In any case, we can always talk gloom and doom about the economy. Whatever the case, I hope Albion exands it offerings and talent to include all categories mentoned above. The more offered, the more sales. Certainly one would just have to be careful at first to select highly desired pieces in each repective category.


Chris,
Albion has stated before on these forums why they've been reluctant to do daggers. According to them, they don't require much less work than swords, so they would be priced accordingly.

The only dagger they make, the Arn Dagger, is $500. While some of that price may be a licensig fee or something, that's still pretty high for a cross-hilted dagger. I could go full custom on a more complex piece for less than that and get scabbard included.

From Peter Johnsson in this thread (bolding emphasis is mine):

Quote:
Hey Guys,

There are some mindreaders out there I think....
Risking the danger of spoiling the surprice, I dare to say there has been talk about making daggers as an expansion of the NG line. Perhaps Howy can fill you in more on this at some later time.

These ideas are still very much on the planning stage but the idea with these knives/daggers are the same as the rest of the NG line: models based on research and documentation of originals, but not copying one single specimen, rather merging data from several examples to come up with a good representative of a type. There are some obvious candidates (mentioned already in this thread), but it is to early to say what types are possible to produce.

It is important to realize that there is almost as much work in fitting and mounting a dagger as there is in a sword. There is no real difference in the complexity of the cutlery work. (this means about the same work time has to be spent= similar cost) Some daggers are even more demanding than a sword. Worktime will be less when it comes to the blade (but this also depends on the complexity of the grind).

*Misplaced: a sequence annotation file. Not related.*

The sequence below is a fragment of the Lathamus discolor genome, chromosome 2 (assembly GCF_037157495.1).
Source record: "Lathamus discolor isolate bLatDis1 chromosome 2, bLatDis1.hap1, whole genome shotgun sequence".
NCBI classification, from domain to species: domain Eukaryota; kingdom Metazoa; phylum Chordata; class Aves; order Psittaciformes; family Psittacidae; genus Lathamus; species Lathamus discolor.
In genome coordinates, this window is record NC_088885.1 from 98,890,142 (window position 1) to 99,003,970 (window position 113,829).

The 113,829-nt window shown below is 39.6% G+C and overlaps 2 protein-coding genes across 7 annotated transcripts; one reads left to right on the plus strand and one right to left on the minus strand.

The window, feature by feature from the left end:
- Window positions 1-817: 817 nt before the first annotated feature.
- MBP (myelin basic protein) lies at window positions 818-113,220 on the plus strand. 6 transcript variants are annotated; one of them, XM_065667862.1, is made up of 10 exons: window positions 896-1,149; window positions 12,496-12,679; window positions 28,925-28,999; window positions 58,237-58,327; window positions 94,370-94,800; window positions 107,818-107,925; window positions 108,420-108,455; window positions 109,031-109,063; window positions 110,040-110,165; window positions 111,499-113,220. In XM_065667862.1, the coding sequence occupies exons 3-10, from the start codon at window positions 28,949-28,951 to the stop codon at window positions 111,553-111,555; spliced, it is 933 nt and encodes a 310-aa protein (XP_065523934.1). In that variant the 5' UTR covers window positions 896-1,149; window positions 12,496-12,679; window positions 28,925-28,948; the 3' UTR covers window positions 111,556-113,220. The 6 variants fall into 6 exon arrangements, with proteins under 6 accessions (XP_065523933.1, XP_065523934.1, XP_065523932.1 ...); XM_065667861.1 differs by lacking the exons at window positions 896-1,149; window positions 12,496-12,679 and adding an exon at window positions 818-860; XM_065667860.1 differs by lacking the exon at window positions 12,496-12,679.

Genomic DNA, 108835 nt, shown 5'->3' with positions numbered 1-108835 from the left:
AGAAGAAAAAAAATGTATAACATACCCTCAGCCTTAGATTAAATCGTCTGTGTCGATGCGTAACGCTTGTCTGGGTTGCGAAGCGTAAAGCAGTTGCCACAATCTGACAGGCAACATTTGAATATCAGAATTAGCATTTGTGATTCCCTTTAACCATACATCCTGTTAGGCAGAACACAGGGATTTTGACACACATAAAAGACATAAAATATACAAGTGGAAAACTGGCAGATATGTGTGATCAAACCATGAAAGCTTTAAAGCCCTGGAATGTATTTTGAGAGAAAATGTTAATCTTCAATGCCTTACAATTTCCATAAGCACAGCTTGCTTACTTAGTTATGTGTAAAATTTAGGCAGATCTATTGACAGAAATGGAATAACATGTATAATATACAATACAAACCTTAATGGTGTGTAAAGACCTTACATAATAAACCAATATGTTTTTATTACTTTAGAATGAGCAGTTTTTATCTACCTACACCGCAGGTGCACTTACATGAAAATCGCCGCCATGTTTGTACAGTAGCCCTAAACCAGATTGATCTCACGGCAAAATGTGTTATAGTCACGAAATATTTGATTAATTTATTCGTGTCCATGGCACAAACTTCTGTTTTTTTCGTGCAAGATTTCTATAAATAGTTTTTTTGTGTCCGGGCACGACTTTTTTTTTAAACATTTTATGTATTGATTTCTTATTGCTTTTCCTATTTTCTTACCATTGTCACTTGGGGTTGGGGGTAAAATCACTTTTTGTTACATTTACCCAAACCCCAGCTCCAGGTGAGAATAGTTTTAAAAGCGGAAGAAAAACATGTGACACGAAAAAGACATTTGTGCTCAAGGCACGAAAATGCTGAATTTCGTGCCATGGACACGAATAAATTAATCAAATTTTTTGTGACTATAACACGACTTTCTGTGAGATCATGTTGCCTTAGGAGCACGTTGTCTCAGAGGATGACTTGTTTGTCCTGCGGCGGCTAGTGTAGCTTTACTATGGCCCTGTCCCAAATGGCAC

I do not think it is reasonable to think an accurate and detailed quality dagger could be made for around 200 USD. (Compare how much a quality production "tactical fighting knife" costs...And these are just a slabs of steel and para cord wrapped arount the tang. Not much handwork or fitting there.)


At this time I think no one can say anything more definite than that regarding price level. Sorry.

It all depends on complexity and detail. This will vary between different types and styles. Remember that the dagger often was the male dress embellishment par excellance and an important status symbol. When the wearing of a sword was not always practical or even lawful, the dagger could always be brought along. This led to the dagger or knife getting attention as status symbol. The carving of the hilt, tooling of the leather and other craft aspects were often on a level to inspire admiration and envy.

Personally, I am fascianted by these weapons. There is a rich variation in blade types and blade geometries. Somtething you seldom see put to use in production or even custom work.
The same goes for hilt styles.
Rondells or a Ballock daggers can be made in hundreds of diffent styles, and each of these has their own charm.